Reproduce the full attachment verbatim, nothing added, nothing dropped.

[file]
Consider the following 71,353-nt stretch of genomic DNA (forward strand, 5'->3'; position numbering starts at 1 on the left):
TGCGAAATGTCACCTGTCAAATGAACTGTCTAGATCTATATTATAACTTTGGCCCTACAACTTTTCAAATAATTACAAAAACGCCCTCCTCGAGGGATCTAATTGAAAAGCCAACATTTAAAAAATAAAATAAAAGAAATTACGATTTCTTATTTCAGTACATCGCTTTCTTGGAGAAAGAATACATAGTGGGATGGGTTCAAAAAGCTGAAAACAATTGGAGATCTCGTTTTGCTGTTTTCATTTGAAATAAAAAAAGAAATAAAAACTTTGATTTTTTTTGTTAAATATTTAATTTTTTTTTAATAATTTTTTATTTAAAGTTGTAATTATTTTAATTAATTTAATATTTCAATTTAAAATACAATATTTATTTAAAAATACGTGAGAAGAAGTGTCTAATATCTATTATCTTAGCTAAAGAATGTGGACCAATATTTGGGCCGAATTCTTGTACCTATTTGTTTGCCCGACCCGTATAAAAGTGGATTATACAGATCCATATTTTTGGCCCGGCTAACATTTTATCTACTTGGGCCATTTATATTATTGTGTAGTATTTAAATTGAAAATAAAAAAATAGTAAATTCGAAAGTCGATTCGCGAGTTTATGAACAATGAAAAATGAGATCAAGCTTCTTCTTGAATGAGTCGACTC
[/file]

Consider the following 71,353-nt stretch of genomic DNA (forward strand, 5'->3'; position numbering starts at 1 on the left):
TGCGAAATGTCACCTGTCAAATGAACTGTCTAGATCTATATTATAACTTTGGCCCTACAACTTTTCAAATAATTACAAAAACGCCCTCCTCGAGGGATCTAATTGAAAAGCCAACATTTAAAAAATAAAATAAAAGAAATTACGATTTCTTATTTCAGTACATCGCTTTCTTGGAGAAAGAATACATAGTGGGATGGGTTCAAAAAGCTGAAAACAATTGGAGATCTCGTTTTGCTGTTTTCATTTGAAATAAAAAAAGAAATAAAAACTTTGATTTTTTTTGTTAAATATTTAATTTTTTTTTAATAATTTTTTATTTAAAGTTGTAATTATTTTAATTAATTTAATATTTCAATTTAAAATACAATATTTATTTAAAAATACGTGAGAAGAAGTGTCTAATATCTATTATCTTAGCTAAAGAATGTGGACCAATATTTGGGCCGAATTCTTGTACCTATTTGTTTGCCCGACCCGTATAAAAGTGGATTATACAGATCCATATTTTTGGCCCGGCTAACATTTTATCTACTTGGGCCATTTATATTATTGTGTAGTATTTAAATTGAAAATAAAAAAATAGTAAATTCGAAAGTCGATTCGCGAGTTTATGAACAATGAAAAATGAGATCAAGCTTCTTCTTGAATGAGTCGACTC